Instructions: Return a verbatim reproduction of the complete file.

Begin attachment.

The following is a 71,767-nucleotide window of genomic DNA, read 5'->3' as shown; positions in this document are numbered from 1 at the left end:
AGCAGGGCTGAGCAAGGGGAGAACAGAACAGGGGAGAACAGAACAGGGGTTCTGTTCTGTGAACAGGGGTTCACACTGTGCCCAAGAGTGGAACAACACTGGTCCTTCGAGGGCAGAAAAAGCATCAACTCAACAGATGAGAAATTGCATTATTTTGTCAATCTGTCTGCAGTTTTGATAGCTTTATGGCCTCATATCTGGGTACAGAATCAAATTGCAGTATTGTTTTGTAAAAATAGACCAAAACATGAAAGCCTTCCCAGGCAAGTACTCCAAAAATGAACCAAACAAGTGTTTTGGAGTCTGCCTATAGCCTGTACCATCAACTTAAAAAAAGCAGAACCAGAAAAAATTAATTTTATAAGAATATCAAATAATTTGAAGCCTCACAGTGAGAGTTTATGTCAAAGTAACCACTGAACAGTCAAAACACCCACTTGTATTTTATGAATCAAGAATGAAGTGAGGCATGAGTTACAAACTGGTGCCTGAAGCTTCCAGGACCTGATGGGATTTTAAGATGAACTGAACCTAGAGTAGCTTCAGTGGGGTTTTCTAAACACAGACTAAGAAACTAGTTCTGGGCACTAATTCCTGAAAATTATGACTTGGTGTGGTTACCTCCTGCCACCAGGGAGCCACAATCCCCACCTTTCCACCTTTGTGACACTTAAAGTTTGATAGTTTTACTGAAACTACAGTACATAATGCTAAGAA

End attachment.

The following is a 71,767-nucleotide window of genomic DNA, read 5'->3' as shown; positions in this document are numbered from 1 at the left end:
AGCAGGGCTGAGCAAGGGGAGAACAGAACAGGGGAGAACAGAACAGGGGTTCTGTTCTGTGAACAGGGGTTCACACTGTGCCCAAGAGTGGAACAACACTGGTCCTTCGAGGGCAGAAAAAGCATCAACTCAACAGATGAGAAATTGCATTATTTTGTCAATCTGTCTGCAGTTTTGATAGCTTTATGGCCTCATATCTGGGTACAGAATCAAATTGCAGTATTGTTTTGTAAAAATAGACCAAAACATGAAAGCCTTCCCAGGCAAGTACTCCAAAAATGAACCAAACAAGTGTTTTGGAGTCTGCCTATAGCCTGTACCATCAACTTAAAAAAAGCAGAACCAGAAAAAATTAATTTTATAAGAATATCAAATAATTTGAAGCCTCACAGTGAGAGTTTATGTCAAAGTAACCACTGAACAGTCAAAACACCCACTTGTATTTTATGAATCAAGAATGAAGTGAGGCATGAGTTACAAACTGGTGCCTGAAGCTTCCAGGACCTGATGGGATTTTAAGATGAACTGAACCTAGAGTAGCTTCAGTGGGGTTTTCTAAACACAGACTAAGAAACTAGTTCTGGGCACTAATTCCTGAAAATTATGACTTGGTGTGGTTACCTCCTGCCACCAGGGAGCCACAATCCCCACCTTTCCACCTTTGTGACACTTAAAGTTTGATAGTTTTACTGAAACTACAGTACATAATGCTAAGAA